It was 11:45 a.m. and physician Christopher Bailey’s laptop was chirping, indicating a patient was on the line.
“Hi, this is Dr. Bailey. Can you hear me?” Yes, the female patient said, she could. She’d been coughing for days and was losing her voice, she explained. Her eye had turned red and she couldn’t sleep.
Bailey took a peek at the patient’s swollen throat as she said “ah” to her webcam and had her tap her forehead to determine how much her sinuses hurt before diagnosing her condition: an upper respiratory infection. Bailey prescribed cough medicine and an antibiotic, and he offered some practical advice – use a neti pot to flush her sinuses, keep talking to a minimum, take Tylenol for the aches and pains.
“That was great, very informative,” the patient said after the 17-minute consultation. “Thank you so much.”
Patients are bidding adieu to crowded, germy waiting rooms, opting to video chat with a doctor on their phone, tablet or computer within minutes of making the request.
About 400,000 patients had appointments with doctors via webcam in 2014, and experts expect that number to double this year. Large employers also have started offering the virtual doctor visits, via phone or Web, according to Mercer data. The growth is driven by the fact that people feel more comfortable with technology than ever before, experts say, and insurers are starting to pick up the tab.
Consulting firm PricewaterhouseCoopers data estimate that nearly 39 percent of adults would be willing to have an appointment with a physician via smartphone, representing a potential $42.1 billion market. About half of the doctors surveyed by PwC’s Health Research Institute said more than 10 percent of patient office visits could be replaced by e-visits. About 37 percent said one-third of visits could be done virtually.
Several companies have popped up in recent years to facilitate e-visits between doctors and patients. Bailey, with a specialty in family medicine, works for Chicago-based Doctor on Demand, co-founded by a cancer radiologist and a technology entrepreneur in 2012 and backed by TV personality Dr. Phil.
The Doctor on Demand app has been downloaded a few million times since it launched nationally about a year ago. Six or seven doctors in Chicago are online each day, part of a nationwide team of 1,400. Combined, the physicians handle as many as 1,000 patient calls a day nationally, which last an average of 10 minutes. If doctors work full time, usually from home in eight- or 12-hour shifts, they can make $150,000 to $200,000 a year. The cost to patients is $40, a figure that’s sometimes covered by insurance or employers, said Pat Basu, Doctor on Demand’s co-founder and chief medical officer.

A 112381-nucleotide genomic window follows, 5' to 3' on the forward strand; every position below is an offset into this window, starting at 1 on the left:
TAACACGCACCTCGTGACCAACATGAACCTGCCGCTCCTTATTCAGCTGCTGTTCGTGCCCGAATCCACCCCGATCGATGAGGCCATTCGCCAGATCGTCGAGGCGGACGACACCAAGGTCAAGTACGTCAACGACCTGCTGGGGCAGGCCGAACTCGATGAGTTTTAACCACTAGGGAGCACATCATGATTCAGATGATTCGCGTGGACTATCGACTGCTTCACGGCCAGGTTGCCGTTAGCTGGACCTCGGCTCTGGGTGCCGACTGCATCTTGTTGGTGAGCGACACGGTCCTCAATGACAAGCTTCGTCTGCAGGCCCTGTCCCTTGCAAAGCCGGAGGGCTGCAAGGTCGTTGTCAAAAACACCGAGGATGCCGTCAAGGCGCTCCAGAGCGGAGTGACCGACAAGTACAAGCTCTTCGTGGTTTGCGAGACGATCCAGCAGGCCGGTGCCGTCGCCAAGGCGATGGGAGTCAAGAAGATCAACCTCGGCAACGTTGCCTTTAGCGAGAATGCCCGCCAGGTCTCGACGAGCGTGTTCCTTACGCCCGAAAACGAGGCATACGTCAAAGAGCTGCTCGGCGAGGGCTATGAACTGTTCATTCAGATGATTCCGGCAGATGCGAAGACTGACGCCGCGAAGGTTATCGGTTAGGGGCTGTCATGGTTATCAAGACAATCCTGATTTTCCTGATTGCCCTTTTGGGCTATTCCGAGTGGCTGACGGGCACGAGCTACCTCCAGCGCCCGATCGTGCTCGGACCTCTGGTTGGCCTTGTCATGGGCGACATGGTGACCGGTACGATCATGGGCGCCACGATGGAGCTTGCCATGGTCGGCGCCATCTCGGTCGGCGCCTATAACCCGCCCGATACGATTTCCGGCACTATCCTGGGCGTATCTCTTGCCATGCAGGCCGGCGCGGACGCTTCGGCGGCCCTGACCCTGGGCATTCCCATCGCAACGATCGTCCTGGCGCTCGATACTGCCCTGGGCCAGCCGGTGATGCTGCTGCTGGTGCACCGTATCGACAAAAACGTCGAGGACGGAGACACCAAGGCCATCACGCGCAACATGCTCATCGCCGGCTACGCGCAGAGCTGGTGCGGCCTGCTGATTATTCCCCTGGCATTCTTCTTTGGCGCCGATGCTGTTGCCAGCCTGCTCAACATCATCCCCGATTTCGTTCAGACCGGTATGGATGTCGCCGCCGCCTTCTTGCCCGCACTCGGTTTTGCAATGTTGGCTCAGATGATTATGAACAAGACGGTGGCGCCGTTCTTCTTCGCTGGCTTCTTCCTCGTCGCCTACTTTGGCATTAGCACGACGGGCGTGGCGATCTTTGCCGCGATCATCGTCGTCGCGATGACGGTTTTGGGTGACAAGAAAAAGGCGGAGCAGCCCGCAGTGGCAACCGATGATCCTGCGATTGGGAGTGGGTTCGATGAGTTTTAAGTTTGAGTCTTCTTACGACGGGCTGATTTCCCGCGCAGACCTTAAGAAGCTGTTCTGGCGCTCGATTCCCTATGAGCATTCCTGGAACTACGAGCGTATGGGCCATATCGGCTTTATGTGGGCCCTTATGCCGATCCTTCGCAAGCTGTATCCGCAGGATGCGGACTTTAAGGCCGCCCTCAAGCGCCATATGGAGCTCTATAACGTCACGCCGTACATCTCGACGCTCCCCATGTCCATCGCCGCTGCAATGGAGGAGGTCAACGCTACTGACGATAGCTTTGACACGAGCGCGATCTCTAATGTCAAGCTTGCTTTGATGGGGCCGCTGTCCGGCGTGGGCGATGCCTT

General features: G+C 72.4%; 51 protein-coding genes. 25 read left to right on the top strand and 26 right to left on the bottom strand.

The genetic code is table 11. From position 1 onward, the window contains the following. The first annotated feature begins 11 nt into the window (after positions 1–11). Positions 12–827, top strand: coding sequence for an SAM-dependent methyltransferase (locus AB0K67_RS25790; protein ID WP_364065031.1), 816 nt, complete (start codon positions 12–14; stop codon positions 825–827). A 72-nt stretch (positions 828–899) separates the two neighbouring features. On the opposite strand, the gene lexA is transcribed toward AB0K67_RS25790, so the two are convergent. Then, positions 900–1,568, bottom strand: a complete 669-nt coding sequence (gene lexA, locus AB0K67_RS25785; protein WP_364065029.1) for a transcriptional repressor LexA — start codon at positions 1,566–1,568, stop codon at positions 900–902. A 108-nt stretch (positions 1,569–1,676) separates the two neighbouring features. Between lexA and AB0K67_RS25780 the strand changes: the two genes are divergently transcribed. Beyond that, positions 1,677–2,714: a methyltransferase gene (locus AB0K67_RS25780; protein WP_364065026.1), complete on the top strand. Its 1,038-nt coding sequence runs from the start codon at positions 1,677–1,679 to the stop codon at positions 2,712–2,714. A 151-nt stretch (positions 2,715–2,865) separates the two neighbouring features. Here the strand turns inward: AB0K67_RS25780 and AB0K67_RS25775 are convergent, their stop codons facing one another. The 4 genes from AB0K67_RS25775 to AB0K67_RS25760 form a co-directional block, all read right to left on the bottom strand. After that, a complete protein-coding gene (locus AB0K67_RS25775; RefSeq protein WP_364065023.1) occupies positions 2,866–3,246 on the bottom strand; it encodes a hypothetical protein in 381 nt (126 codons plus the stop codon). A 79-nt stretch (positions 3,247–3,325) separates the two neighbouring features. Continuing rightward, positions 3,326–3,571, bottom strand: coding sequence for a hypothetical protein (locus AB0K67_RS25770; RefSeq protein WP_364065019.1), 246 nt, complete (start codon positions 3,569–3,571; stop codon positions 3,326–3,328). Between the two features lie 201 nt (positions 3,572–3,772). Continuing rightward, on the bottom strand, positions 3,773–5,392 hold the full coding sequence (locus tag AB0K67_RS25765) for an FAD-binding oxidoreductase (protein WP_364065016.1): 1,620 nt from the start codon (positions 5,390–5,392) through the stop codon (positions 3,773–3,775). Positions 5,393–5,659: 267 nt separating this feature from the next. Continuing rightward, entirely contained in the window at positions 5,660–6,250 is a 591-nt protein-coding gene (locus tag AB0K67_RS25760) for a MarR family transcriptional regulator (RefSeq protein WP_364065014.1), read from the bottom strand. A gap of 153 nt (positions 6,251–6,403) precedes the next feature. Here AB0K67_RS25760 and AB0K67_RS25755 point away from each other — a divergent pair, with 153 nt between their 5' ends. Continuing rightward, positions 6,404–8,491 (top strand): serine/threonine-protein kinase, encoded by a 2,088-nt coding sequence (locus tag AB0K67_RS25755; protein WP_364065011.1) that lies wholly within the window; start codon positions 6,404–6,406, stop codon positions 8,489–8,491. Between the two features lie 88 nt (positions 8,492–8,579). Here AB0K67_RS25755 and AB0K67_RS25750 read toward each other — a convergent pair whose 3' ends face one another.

The evolution of virtual doctor visits has been inevitable, experts say.
Smartphones and tablets that make doctor e-visits so convenient have become popular in the past few years. Today people feel not only comfortable with technology, experts say, but dependent on it.
If patients can take a picture of a goopy eye or shine a webcam down their throats to avoid a trek to the doctor’s office, they’re increasingly willing to do so.
Basu said his doctors diagnose and treat 95 percent of the patients who call. The other 5 percent are referred to specialists or in rare instances the emergency room.
Insurers are also more willing to cover part or all of the cost.
“I can tell you from our discussions with many of the nation’s insurers – if they’re not providing it, they’re setting up a mechanism to provide it,” American Telemedicine Association CEO Jonathan Linkous said. “I don’t know any insurer who’s said no. They’re going to have to if all of their competitors are doing it.”
Medicare covers some types of telemedicine services, usually for veterans or people who live in rural areas, but that is expected to expand, Linkous said.
Some obstacles facing the industry are rooted in regulations. For example, patients have to talk to doctors who are licensed in the state from which the patient calls. Doctors working for telehealth companies clamor to get dozens of licenses so they can treat patients from across the country, an expensive endeavor.
About 26 percent of doctors have licenses in more than one state, Linkous said.
Linkous said his organization has come up with an accreditation process for telehealth companies offering virtual doctor visits. So far 110 organizations have applied and he expects to hand out the first accreditations by the end of the month.
He said the goal is to push beyond simply providing assurances that doctors have valid licenses in the appropriate states. He wants these companies to conduct thorough background checks to make sure doctors haven’t had any form of discipline in the past, or had licenses revoked in one state only to gain a license in another.
“It’s a need,” Linkous said of accreditation. “You need to have some code, some way of finding out that these people are not quacks.”
Another obstacle: Some states – Arkansas, Idaho and Alaska – don’t allow doctors to prescribe medicines on a first-time video appointment.
And then there are privacy concerns. How do we know those videos are safe, never to be shared or leaked to YouTube?
Basu says friends at Google helped engineer Doctor on Demand’s security platform. The company doesn’t record video from the visits, uses encryption during the video calls and stores patient health information on secure servers that meet federal health insurance requirements.